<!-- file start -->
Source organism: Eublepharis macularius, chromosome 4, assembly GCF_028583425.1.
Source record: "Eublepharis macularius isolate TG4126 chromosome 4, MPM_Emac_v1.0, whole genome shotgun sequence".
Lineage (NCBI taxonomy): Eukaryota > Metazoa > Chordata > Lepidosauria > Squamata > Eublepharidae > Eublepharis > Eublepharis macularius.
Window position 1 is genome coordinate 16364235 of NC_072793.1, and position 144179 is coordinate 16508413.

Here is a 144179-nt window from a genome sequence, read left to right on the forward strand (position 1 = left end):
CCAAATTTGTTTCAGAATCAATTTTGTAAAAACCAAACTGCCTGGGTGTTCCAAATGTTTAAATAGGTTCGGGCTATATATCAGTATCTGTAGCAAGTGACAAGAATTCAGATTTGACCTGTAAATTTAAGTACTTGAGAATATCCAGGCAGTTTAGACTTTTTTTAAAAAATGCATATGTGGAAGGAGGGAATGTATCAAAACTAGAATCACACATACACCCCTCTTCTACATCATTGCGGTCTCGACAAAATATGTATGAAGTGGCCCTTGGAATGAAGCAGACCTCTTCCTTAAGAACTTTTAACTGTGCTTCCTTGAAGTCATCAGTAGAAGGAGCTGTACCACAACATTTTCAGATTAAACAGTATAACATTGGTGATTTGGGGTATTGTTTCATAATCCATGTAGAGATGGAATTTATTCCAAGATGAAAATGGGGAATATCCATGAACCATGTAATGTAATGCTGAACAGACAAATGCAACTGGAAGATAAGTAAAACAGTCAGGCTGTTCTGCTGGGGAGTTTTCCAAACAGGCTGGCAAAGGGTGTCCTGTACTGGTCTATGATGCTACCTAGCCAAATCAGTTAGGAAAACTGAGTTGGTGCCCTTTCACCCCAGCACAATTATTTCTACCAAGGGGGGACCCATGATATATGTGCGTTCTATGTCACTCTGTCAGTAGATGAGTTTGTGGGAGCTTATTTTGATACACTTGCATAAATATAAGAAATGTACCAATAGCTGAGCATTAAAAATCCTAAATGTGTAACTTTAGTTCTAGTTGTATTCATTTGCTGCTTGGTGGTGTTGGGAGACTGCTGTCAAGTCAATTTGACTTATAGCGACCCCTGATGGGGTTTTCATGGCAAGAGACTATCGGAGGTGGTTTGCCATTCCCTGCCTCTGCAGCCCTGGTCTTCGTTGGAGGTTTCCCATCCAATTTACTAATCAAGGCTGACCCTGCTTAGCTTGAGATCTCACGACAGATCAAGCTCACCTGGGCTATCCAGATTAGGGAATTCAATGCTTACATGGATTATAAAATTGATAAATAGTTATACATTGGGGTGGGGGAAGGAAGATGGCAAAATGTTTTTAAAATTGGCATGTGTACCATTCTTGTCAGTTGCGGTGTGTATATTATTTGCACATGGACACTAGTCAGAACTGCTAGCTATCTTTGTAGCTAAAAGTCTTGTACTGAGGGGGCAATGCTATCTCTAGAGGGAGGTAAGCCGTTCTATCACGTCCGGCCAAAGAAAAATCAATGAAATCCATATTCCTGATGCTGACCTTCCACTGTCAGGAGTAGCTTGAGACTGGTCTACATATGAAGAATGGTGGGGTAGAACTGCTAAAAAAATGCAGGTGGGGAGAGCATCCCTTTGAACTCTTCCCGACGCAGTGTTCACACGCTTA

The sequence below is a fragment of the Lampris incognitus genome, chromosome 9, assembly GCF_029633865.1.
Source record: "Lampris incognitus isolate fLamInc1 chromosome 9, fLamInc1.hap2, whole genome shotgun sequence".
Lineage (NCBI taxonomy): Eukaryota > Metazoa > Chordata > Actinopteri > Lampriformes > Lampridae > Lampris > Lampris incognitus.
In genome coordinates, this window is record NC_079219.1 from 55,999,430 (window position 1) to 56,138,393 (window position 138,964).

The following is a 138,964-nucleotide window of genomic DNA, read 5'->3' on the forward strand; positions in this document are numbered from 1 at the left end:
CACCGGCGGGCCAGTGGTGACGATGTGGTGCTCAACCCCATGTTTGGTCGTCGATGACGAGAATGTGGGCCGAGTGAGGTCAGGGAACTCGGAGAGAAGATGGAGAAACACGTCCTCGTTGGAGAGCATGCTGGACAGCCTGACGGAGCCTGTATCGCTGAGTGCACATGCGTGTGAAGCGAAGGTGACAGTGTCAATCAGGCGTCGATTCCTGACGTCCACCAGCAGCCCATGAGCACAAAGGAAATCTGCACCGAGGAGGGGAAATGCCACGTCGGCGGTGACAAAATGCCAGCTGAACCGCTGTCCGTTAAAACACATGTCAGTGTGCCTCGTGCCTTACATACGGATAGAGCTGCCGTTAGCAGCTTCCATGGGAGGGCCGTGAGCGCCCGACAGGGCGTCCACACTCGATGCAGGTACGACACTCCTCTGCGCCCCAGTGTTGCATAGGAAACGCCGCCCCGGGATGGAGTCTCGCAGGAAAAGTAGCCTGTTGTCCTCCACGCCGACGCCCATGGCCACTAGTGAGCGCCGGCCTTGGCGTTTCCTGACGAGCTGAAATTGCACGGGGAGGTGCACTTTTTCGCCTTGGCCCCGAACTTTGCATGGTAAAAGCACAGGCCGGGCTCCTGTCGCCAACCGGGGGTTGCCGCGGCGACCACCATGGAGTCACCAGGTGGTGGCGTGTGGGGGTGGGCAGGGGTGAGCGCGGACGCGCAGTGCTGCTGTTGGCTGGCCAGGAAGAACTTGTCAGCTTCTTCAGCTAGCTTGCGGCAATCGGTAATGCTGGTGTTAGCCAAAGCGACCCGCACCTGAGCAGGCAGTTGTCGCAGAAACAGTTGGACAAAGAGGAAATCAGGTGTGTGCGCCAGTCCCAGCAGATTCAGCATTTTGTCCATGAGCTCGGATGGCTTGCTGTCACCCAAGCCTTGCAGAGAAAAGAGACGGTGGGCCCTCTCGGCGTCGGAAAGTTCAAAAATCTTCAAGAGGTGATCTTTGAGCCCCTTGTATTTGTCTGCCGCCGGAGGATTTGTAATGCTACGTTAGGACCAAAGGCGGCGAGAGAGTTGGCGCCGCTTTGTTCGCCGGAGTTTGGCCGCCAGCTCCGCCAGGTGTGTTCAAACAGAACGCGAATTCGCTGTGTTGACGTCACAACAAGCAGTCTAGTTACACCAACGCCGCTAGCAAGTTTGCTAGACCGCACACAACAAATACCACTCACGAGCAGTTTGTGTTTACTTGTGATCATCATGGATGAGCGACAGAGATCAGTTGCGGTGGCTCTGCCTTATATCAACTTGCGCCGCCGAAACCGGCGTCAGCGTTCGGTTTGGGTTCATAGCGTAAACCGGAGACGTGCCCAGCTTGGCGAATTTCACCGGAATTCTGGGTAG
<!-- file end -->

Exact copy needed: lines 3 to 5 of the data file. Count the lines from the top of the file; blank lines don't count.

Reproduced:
Lineage (NCBI taxonomy): Eukaryota > Metazoa > Chordata > Lepidosauria > Squamata > Eublepharidae > Eublepharis > Eublepharis macularius.
Window position 1 is genome coordinate 16364235 of NC_072793.1, and position 144179 is coordinate 16508413.

Here is a 144179-nt window from a genome sequence, read left to right on the forward strand (position 1 = left end):